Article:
Why is "macro" different from "function" if everything is an expression?

I’m learning the basics of macros. Coming from another LISP-inspired language (Wolfram Mathematica), I’m wondering why there is a distinction between macros and functions. Isn’t a macro just a function whose argument is an expression? Is it correct to say that the “macro” keyword is just syntax sugar which allows you to write
@some_marco expression
instead of
some_function(:(expression)) ?

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Welcome to Julia-discourse!
No, the difference is when the function/macro is evaluated. The latter is done at parse-time, i.e. before the code is run. Watch https://youtu.be/RYZkHudRTvI

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You can actually call it as a function. Try var"@some_macro"(LineNumberNode(@__LINE__, @__FILE__), @__MODULE__, :(expression)) instead, e.g.

julia> var"@show"(LineNumberNode(@__LINE__, @__FILE__), @__MODULE__, :(1 + 2))
quote
    println("1 + 2 = ", repr(begin
                #= show.jl:641 =#
                value = $(Expr(:escape, :(1 + 2)))
            end))
    value
end

The var"..." around the macro name is just so that the @ in front of the name gets interpreted as just a name, not as an actual macro call. The LineNumberNode and module tell the macro where it is expanded in, which can be useful for debugging and a lot of other things.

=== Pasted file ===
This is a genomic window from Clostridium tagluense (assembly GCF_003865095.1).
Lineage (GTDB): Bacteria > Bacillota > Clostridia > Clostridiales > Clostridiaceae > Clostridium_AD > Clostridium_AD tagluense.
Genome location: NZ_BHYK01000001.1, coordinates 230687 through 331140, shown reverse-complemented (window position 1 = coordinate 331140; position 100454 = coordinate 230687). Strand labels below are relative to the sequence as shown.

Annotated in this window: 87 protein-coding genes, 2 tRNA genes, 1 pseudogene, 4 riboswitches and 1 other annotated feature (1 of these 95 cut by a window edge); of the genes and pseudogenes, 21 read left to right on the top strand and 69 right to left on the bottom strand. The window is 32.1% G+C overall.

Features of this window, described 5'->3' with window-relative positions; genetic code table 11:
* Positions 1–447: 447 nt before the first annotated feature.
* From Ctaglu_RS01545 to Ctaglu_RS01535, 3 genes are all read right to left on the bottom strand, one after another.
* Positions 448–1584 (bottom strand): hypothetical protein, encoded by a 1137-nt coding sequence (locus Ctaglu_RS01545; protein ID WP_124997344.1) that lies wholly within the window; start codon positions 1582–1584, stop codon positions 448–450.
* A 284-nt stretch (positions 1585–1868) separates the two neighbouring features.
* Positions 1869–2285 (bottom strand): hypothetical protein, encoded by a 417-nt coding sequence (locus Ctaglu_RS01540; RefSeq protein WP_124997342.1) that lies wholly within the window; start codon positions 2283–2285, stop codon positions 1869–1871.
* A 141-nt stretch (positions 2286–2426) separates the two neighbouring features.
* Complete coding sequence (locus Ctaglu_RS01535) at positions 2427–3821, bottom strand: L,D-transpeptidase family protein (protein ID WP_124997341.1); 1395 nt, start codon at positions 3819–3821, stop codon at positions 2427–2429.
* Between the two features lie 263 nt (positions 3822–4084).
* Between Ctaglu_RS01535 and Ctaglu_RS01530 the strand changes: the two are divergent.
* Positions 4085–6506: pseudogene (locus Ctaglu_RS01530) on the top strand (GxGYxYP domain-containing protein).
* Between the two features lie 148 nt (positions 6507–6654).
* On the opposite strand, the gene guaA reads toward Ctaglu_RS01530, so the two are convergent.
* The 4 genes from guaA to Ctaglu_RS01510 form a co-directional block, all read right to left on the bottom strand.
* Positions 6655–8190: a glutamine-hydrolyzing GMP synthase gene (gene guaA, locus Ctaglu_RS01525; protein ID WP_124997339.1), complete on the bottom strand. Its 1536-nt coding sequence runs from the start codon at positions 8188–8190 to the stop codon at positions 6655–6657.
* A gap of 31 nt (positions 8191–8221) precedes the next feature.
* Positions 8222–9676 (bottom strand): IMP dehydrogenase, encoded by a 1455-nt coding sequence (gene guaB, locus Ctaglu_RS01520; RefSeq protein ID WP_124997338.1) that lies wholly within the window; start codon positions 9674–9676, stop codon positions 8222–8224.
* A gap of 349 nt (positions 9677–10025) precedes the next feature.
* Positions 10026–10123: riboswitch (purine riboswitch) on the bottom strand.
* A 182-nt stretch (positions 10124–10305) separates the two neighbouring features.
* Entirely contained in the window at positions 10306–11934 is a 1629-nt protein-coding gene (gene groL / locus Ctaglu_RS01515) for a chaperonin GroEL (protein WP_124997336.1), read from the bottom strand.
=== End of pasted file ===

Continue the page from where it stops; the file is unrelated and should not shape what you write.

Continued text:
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Thanks for the explanation. If you don’t care about performance penalties, is it OK to use a function to manipulate the syntax tree of an expression and then hit the modified expression with “eval”? For example, here’s a function which changes any integer assignment like “a=100” into a float assignment like “a=100.0”.

function change(expr::Expr)
    if expr.head == :(=)
        expr.args[2] = float(expr.args[2])
        eval(expr)
        return 0
    else
        return -1
    end
end

Then I can call the function with
change(:(a=100))

In the end, the value of “a” will be the floating-point number 100.0.

No it’s not. They have completely different scope. There’s no way to emulate macros with eval. eval only runs in global scope and have no access to any local variables that’s accessible by code returned from macros.

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